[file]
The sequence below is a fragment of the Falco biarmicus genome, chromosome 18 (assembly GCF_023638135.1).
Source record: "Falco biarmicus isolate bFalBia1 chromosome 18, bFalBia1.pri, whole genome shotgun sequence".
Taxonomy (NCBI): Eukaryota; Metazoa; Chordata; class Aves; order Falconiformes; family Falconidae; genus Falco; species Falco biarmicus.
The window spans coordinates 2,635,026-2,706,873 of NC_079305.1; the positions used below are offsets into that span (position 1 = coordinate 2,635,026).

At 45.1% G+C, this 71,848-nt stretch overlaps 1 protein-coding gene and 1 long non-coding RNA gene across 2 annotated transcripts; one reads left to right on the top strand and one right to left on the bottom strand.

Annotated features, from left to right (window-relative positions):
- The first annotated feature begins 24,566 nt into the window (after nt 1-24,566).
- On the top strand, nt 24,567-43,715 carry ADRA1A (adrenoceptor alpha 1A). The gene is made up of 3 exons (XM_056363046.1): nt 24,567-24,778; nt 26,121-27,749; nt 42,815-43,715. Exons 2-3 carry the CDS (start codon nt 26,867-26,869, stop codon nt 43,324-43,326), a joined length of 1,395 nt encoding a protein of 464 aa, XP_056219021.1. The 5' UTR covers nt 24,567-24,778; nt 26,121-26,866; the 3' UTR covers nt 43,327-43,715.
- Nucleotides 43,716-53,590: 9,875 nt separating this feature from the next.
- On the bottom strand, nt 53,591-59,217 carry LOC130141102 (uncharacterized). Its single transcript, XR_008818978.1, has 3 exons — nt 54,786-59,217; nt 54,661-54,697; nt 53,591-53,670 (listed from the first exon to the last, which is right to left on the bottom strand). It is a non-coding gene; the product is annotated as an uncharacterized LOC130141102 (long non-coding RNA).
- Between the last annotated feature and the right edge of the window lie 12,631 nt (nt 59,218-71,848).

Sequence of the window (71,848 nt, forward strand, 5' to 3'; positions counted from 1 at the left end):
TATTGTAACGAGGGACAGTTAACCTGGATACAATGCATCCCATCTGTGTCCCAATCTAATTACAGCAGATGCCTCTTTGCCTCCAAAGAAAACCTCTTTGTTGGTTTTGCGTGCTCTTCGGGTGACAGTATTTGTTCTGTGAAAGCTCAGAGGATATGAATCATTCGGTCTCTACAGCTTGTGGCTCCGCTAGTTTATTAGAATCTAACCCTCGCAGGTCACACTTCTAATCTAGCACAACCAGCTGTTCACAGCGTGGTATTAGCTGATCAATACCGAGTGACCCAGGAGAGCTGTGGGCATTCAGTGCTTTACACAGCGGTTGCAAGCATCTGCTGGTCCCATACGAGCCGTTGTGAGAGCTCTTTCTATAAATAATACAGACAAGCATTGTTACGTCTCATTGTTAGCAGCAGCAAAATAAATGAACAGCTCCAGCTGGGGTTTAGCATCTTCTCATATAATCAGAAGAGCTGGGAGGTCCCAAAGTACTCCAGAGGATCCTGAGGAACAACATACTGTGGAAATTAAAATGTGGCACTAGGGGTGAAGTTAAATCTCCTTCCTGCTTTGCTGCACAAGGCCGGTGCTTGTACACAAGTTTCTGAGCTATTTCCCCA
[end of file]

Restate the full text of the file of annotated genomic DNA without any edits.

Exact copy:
The sequence below is a fragment of the Falco biarmicus genome, chromosome 18 (assembly GCF_023638135.1).
Source record: "Falco biarmicus isolate bFalBia1 chromosome 18, bFalBia1.pri, whole genome shotgun sequence".
Taxonomy (NCBI): Eukaryota; Metazoa; Chordata; class Aves; order Falconiformes; family Falconidae; genus Falco; species Falco biarmicus.
The window spans coordinates 2,635,026-2,706,873 of NC_079305.1; the positions used below are offsets into that span (position 1 = coordinate 2,635,026).

At 45.1% G+C, this 71,848-nt stretch overlaps 1 protein-coding gene and 1 long non-coding RNA gene across 2 annotated transcripts; one reads left to right on the top strand and one right to left on the bottom strand.

Annotated features, from left to right (window-relative positions):
- The first annotated feature begins 24,566 nt into the window (after nt 1-24,566).
- On the top strand, nt 24,567-43,715 carry ADRA1A (adrenoceptor alpha 1A). The gene is made up of 3 exons (XM_056363046.1): nt 24,567-24,778; nt 26,121-27,749; nt 42,815-43,715. Exons 2-3 carry the CDS (start codon nt 26,867-26,869, stop codon nt 43,324-43,326), a joined length of 1,395 nt encoding a protein of 464 aa, XP_056219021.1. The 5' UTR covers nt 24,567-24,778; nt 26,121-26,866; the 3' UTR covers nt 43,327-43,715.
- Nucleotides 43,716-53,590: 9,875 nt separating this feature from the next.
- On the bottom strand, nt 53,591-59,217 carry LOC130141102 (uncharacterized). Its single transcript, XR_008818978.1, has 3 exons — nt 54,786-59,217; nt 54,661-54,697; nt 53,591-53,670 (listed from the first exon to the last, which is right to left on the bottom strand). It is a non-coding gene; the product is annotated as an uncharacterized LOC130141102 (long non-coding RNA).
- Between the last annotated feature and the right edge of the window lie 12,631 nt (nt 59,218-71,848).

Sequence of the window (71,848 nt, forward strand, 5' to 3'; positions counted from 1 at the left end):
TATTGTAACGAGGGACAGTTAACCTGGATACAATGCATCCCATCTGTGTCCCAATCTAATTACAGCAGATGCCTCTTTGCCTCCAAAGAAAACCTCTTTGTTGGTTTTGCGTGCTCTTCGGGTGACAGTATTTGTTCTGTGAAAGCTCAGAGGATATGAATCATTCGGTCTCTACAGCTTGTGGCTCCGCTAGTTTATTAGAATCTAACCCTCGCAGGTCACACTTCTAATCTAGCACAACCAGCTGTTCACAGCGTGGTATTAGCTGATCAATACCGAGTGACCCAGGAGAGCTGTGGGCATTCAGTGCTTTACACAGCGGTTGCAAGCATCTGCTGGTCCCATACGAGCCGTTGTGAGAGCTCTTTCTATAAATAATACAGACAAGCATTGTTACGTCTCATTGTTAGCAGCAGCAAAATAAATGAACAGCTCCAGCTGGGGTTTAGCATCTTCTCATATAATCAGAAGAGCTGGGAGGTCCCAAAGTACTCCAGAGGATCCTGAGGAACAACATACTGTGGAAATTAAAATGTGGCACTAGGGGTGAAGTTAAATCTCCTTCCTGCTTTGCTGCACAAGGCCGGTGCTTGTACACAAGTTTCTGAGCTATTTCCCCA